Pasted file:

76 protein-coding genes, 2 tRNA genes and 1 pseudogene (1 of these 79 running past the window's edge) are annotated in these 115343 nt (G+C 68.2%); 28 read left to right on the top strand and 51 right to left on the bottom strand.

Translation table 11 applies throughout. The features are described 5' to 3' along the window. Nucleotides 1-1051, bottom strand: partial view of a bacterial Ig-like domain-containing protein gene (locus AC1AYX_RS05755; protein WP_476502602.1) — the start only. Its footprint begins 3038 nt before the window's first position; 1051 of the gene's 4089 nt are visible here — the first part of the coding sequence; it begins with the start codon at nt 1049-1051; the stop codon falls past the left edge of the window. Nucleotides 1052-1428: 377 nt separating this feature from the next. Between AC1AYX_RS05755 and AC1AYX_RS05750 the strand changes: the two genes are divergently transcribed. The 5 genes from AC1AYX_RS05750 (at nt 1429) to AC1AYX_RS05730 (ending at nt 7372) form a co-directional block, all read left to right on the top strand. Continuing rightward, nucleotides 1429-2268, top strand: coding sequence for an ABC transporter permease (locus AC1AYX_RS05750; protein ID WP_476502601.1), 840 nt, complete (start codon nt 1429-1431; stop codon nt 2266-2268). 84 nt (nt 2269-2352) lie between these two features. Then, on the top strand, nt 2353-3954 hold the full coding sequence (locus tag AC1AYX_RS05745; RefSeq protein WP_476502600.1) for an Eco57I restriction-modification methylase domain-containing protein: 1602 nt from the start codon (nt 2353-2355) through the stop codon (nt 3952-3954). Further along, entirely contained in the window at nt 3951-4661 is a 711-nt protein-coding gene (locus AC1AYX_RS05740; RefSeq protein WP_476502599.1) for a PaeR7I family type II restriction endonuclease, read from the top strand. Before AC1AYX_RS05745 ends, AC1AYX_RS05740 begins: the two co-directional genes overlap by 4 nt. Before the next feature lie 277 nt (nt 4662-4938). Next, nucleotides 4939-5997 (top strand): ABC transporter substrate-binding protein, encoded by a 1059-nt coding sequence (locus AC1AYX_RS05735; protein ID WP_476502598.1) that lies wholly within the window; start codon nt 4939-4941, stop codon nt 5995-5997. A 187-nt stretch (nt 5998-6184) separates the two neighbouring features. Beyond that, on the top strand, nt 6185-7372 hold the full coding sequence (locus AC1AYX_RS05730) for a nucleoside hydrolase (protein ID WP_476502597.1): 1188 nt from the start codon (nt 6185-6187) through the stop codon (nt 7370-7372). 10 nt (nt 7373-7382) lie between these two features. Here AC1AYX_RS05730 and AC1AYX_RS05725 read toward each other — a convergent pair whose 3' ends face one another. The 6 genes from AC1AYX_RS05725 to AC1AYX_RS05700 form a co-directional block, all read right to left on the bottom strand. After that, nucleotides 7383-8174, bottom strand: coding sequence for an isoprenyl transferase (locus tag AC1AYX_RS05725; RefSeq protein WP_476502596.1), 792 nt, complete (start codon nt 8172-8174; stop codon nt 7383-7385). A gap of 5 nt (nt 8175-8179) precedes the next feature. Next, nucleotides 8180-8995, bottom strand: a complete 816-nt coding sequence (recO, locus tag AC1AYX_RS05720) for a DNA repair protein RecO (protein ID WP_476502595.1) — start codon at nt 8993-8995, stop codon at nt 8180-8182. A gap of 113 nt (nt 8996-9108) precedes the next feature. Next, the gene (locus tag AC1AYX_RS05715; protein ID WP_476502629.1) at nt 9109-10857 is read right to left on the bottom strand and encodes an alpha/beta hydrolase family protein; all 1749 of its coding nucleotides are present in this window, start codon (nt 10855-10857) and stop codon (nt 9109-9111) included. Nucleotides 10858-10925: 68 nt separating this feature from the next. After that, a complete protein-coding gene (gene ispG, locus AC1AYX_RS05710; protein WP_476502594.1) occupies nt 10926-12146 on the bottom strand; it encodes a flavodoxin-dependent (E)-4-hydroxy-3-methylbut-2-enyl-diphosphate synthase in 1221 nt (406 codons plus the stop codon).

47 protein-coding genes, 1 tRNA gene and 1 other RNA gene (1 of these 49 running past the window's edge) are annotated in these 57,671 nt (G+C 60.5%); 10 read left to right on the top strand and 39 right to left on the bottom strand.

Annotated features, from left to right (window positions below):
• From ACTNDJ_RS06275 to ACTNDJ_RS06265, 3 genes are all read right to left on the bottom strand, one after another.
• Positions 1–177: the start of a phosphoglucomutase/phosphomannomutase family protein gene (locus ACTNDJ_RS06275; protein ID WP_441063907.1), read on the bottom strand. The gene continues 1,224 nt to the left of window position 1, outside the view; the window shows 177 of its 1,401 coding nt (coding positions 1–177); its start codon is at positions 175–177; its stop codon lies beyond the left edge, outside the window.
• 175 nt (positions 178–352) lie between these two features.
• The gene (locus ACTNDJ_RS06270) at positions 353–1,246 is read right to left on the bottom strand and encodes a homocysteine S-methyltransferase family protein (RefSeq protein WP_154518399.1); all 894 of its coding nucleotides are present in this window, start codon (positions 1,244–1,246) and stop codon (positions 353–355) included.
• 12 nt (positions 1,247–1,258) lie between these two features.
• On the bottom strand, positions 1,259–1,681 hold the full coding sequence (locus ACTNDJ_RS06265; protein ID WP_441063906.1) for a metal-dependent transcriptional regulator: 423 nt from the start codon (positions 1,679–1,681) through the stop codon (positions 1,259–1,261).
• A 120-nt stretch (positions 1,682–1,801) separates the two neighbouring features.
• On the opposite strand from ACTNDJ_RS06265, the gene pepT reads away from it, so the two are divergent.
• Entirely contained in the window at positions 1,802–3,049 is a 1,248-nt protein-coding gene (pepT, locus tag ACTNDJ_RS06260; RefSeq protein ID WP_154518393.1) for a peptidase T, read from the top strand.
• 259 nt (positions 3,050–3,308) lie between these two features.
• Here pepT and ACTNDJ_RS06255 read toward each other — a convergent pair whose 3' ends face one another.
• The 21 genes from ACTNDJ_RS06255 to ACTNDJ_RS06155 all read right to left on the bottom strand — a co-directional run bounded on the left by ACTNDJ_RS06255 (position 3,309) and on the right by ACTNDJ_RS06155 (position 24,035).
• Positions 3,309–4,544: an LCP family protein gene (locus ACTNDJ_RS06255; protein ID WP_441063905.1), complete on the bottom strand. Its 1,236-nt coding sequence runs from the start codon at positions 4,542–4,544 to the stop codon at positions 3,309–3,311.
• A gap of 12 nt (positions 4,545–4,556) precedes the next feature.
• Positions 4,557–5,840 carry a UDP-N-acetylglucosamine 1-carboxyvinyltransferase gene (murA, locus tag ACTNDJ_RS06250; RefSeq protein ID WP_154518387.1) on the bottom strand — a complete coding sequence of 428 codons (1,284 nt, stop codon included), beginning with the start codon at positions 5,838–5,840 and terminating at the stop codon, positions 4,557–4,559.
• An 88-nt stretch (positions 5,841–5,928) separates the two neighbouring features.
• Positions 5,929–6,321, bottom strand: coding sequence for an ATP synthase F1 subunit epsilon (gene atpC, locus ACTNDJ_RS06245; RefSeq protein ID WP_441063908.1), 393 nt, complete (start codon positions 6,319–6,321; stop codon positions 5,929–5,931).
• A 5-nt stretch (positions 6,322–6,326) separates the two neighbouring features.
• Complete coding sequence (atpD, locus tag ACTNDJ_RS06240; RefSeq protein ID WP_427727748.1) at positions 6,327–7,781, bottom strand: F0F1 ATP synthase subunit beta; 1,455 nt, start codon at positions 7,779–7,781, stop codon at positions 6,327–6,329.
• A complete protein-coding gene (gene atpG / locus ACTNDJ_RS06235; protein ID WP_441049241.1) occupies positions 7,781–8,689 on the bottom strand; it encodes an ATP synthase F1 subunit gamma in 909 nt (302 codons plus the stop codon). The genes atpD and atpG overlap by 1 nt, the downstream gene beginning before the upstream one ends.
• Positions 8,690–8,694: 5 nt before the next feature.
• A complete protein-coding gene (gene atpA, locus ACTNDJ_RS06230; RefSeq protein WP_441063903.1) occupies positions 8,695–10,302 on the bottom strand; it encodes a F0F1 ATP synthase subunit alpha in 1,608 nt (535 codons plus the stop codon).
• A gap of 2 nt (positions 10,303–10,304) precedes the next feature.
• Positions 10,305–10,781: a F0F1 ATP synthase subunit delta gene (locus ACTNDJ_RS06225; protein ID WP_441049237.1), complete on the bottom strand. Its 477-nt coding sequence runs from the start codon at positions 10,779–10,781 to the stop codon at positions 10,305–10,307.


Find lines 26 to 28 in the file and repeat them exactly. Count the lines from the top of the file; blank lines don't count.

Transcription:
• A complete protein-coding gene (gene atpA, locus ACTNDJ_RS06230; RefSeq protein WP_441063903.1) occupies positions 8,695–10,302 on the bottom strand; it encodes a F0F1 ATP synthase subunit alpha in 1,608 nt (535 codons plus the stop codon).
• A gap of 2 nt (positions 10,303–10,304) precedes the next feature.
• Positions 10,305–10,781: a F0F1 ATP synthase subunit delta gene (locus ACTNDJ_RS06225; protein ID WP_441049237.1), complete on the bottom strand. Its 477-nt coding sequence runs from the start codon at positions 10,779–10,781 to the stop codon at positions 10,305–10,307.